Craig Leavitt

Melissa Campanelli is Editor-in-Chief of Total Retail. She is an industry veteran, having covered all aspects of retail, tech, digital, e-commerce, and marketing over the past 20 years. Melissa is also the co-founder of the Women in Retail Leadership Circle.

Kate Spade has taken another step toward its goal of being the next Ralph Lauren by announcing new lines of furniture and home goods. On Tuesday, the company announced it's entering into four new licensing agreements to expand into furniture, bedding, bath, wallpaper, rugs and other household items. "The breadth of our home décor line will feature products at all access points in both pricing and distribution from an $8 notebook to an $8,000 piece of furniture," Kate Spade CEO Craig Leavitt said on a conference call with analysts on Tuesday.

In the fashion business, it seems, everybody wants to be Ralph Lauren. The company epitomizes the so-called aspirational lifestyle brand, able to book huge sales at premium prices for everything from clothing to furniture to dinnerware. Kate Spade, another designer-inspired company, dreamed of following that path. In 2008, it recruited Craig Leavitt, a Ralph Lauren executive, as its CEO. But while shoppers continue to fawn over its colorful totes, satchels and clutches — sales were up more than 40 percent in 2014 — the company is learning that creating a buzzy lifestyle brand is more difficult than it seems. 

Kate Spade wants to be Ralph Lauren. Looking to quadruple retail sales to $4 billion, the handbag maker is modeling itself on Lauren's empire: a global lifestyle brand selling everything from apparel to home goods. Kate Spade & Co.'s Chief Executive Officer Craig Leavitt is focusing on categories with ready appeal — fragrances, jewelry, watches, sunglasses — and offering a range of price points to attract millennials on one end and luxury shoppers at the other. "Ralph Lauren is our business analog," said Leavitt, a former Lauren lieutenant who joined Kate Spade in 2008.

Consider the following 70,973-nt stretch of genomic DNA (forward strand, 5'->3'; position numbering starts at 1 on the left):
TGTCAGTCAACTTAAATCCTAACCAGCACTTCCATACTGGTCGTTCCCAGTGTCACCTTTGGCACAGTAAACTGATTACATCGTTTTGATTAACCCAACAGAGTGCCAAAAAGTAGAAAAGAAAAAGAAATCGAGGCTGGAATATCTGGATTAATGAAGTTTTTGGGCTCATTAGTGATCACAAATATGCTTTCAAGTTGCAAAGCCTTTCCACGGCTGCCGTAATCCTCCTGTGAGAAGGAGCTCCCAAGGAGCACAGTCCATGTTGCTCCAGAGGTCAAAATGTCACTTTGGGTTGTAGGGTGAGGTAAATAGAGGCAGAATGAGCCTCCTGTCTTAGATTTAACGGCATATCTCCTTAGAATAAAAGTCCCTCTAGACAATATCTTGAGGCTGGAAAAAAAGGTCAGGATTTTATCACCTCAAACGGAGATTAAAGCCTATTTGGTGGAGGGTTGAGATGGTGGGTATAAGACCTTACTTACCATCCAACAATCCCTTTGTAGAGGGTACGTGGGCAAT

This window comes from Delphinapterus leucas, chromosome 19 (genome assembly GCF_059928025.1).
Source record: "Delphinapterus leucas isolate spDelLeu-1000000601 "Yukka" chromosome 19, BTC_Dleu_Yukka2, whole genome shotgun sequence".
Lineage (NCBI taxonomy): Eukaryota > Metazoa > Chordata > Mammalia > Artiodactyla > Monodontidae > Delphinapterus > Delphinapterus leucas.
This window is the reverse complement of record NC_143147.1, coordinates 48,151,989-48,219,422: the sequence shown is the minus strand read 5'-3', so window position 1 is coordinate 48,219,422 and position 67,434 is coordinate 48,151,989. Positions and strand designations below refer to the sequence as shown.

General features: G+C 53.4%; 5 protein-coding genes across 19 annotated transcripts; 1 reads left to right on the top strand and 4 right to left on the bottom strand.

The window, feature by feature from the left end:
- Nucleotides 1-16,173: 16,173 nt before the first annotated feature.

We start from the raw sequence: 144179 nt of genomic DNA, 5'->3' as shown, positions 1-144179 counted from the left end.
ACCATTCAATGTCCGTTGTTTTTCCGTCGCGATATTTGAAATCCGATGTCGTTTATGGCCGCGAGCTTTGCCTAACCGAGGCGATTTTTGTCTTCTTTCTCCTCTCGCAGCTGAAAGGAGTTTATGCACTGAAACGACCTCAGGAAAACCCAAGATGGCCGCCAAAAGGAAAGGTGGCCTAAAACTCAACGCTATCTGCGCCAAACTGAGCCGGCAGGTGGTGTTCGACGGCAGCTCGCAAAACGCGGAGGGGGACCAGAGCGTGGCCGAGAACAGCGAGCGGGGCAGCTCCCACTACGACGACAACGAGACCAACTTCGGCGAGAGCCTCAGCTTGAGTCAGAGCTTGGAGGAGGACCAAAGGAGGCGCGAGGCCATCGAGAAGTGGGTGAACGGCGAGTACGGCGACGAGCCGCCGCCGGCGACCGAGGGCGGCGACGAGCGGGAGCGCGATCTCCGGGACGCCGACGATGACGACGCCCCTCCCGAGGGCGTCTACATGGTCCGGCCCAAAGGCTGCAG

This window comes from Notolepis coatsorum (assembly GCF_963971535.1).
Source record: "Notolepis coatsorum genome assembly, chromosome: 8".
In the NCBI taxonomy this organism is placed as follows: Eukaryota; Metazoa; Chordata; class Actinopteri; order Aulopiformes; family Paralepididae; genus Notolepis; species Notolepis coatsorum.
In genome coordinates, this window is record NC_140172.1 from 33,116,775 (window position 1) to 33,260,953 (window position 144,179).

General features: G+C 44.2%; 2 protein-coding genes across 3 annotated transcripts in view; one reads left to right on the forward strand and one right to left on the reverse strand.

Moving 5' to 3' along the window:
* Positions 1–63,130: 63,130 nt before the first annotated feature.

It's no secret that Kate Spade New York is an all-star in digital competence, so perhaps it also shouldn't come as a surprise that its new, lower-priced brand dubbed Saturday will launch online as well as in brick-and-mortar stores come spring. "This is not a diffusion line," said Craig Leavitt, president of Kate Spade. "The entire brand is a vertical proposition; Saturday will stand alone in its own stores and online." 

New York -- Kate Spade New York announced Thursday that it will buy its Japanese JV partner Sanei International’s 51% share in Kate Spade Japan. The move, said Kate Spade, is part of an aggressive international push that includes recent store openings in the United Kingdom, Dubai and Kuwait, as well as further expansion into Brazil with additional store openings in Rio de Janeiro and Sao Paulo planned for this summer. "Kate Spade New York has a long and successful history in the Asian market,” said Craig Leavitt, CEO, Kate Spade New York. “It is our strategy to build

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